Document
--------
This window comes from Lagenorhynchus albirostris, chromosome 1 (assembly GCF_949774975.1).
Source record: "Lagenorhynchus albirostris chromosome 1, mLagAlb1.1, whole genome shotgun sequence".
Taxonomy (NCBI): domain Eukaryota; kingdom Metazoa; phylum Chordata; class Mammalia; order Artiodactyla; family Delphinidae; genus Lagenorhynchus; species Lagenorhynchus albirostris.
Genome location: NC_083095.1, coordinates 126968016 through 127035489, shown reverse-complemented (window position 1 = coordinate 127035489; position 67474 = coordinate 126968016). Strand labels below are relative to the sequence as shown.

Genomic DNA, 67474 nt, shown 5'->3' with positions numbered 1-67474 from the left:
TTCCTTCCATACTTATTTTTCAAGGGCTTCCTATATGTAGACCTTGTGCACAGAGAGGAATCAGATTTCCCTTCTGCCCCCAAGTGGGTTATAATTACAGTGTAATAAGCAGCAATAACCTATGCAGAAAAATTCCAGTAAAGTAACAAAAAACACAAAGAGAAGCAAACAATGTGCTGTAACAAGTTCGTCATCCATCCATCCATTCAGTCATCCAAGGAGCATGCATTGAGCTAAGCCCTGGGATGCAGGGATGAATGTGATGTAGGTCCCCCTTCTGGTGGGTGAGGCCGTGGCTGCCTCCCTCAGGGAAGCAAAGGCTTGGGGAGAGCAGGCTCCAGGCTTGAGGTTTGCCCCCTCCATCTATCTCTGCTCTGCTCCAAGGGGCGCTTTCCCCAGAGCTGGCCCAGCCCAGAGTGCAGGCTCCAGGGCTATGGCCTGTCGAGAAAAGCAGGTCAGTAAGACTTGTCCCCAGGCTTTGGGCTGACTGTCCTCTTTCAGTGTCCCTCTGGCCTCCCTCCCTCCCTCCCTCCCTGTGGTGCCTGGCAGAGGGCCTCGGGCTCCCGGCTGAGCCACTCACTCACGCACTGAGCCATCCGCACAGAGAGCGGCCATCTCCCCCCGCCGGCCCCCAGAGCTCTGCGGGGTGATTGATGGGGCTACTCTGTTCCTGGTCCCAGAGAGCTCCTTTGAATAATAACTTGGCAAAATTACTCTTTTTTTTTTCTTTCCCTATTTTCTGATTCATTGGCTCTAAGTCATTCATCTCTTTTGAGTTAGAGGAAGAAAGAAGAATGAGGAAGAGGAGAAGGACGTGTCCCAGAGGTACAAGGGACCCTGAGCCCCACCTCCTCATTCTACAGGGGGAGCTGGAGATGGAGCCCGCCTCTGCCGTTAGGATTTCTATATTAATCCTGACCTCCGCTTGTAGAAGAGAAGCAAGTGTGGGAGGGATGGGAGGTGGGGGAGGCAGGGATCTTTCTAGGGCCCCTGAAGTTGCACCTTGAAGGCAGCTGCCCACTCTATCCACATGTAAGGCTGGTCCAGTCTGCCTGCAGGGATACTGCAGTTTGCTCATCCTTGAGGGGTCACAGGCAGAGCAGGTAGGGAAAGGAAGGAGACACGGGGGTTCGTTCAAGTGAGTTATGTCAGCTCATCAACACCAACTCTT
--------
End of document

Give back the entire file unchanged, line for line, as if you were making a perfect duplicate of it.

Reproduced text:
This window comes from Lagenorhynchus albirostris, chromosome 1 (assembly GCF_949774975.1).
Source record: "Lagenorhynchus albirostris chromosome 1, mLagAlb1.1, whole genome shotgun sequence".
Taxonomy (NCBI): domain Eukaryota; kingdom Metazoa; phylum Chordata; class Mammalia; order Artiodactyla; family Delphinidae; genus Lagenorhynchus; species Lagenorhynchus albirostris.
Genome location: NC_083095.1, coordinates 126968016 through 127035489, shown reverse-complemented (window position 1 = coordinate 127035489; position 67474 = coordinate 126968016). Strand labels below are relative to the sequence as shown.

Genomic DNA, 67474 nt, shown 5'->3' with positions numbered 1-67474 from the left:
TTCCTTCCATACTTATTTTTCAAGGGCTTCCTATATGTAGACCTTGTGCACAGAGAGGAATCAGATTTCCCTTCTGCCCCCAAGTGGGTTATAATTACAGTGTAATAAGCAGCAATAACCTATGCAGAAAAATTCCAGTAAAGTAACAAAAAACACAAAGAGAAGCAAACAATGTGCTGTAACAAGTTCGTCATCCATCCATCCATTCAGTCATCCAAGGAGCATGCATTGAGCTAAGCCCTGGGATGCAGGGATGAATGTGATGTAGGTCCCCCTTCTGGTGGGTGAGGCCGTGGCTGCCTCCCTCAGGGAAGCAAAGGCTTGGGGAGAGCAGGCTCCAGGCTTGAGGTTTGCCCCCTCCATCTATCTCTGCTCTGCTCCAAGGGGCGCTTTCCCCAGAGCTGGCCCAGCCCAGAGTGCAGGCTCCAGGGCTATGGCCTGTCGAGAAAAGCAGGTCAGTAAGACTTGTCCCCAGGCTTTGGGCTGACTGTCCTCTTTCAGTGTCCCTCTGGCCTCCCTCCCTCCCTCCCTCCCTGTGGTGCCTGGCAGAGGGCCTCGGGCTCCCGGCTGAGCCACTCACTCACGCACTGAGCCATCCGCACAGAGAGCGGCCATCTCCCCCCGCCGGCCCCCAGAGCTCTGCGGGGTGATTGATGGGGCTACTCTGTTCCTGGTCCCAGAGAGCTCCTTTGAATAATAACTTGGCAAAATTACTCTTTTTTTTTTCTTTCCCTATTTTCTGATTCATTGGCTCTAAGTCATTCATCTCTTTTGAGTTAGAGGAAGAAAGAAGAATGAGGAAGAGGAGAAGGACGTGTCCCAGAGGTACAAGGGACCCTGAGCCCCACCTCCTCATTCTACAGGGGGAGCTGGAGATGGAGCCCGCCTCTGCCGTTAGGATTTCTATATTAATCCTGACCTCCGCTTGTAGAAGAGAAGCAAGTGTGGGAGGGATGGGAGGTGGGGGAGGCAGGGATCTTTCTAGGGCCCCTGAAGTTGCACCTTGAAGGCAGCTGCCCACTCTATCCACATGTAAGGCTGGTCCAGTCTGCCTGCAGGGATACTGCAGTTTGCTCATCCTTGAGGGGTCACAGGCAGAGCAGGTAGGGAAAGGAAGGAGACACGGGGGTTCGTTCAAGTGAGTTATGTCAGCTCATCAACACCAACTCTT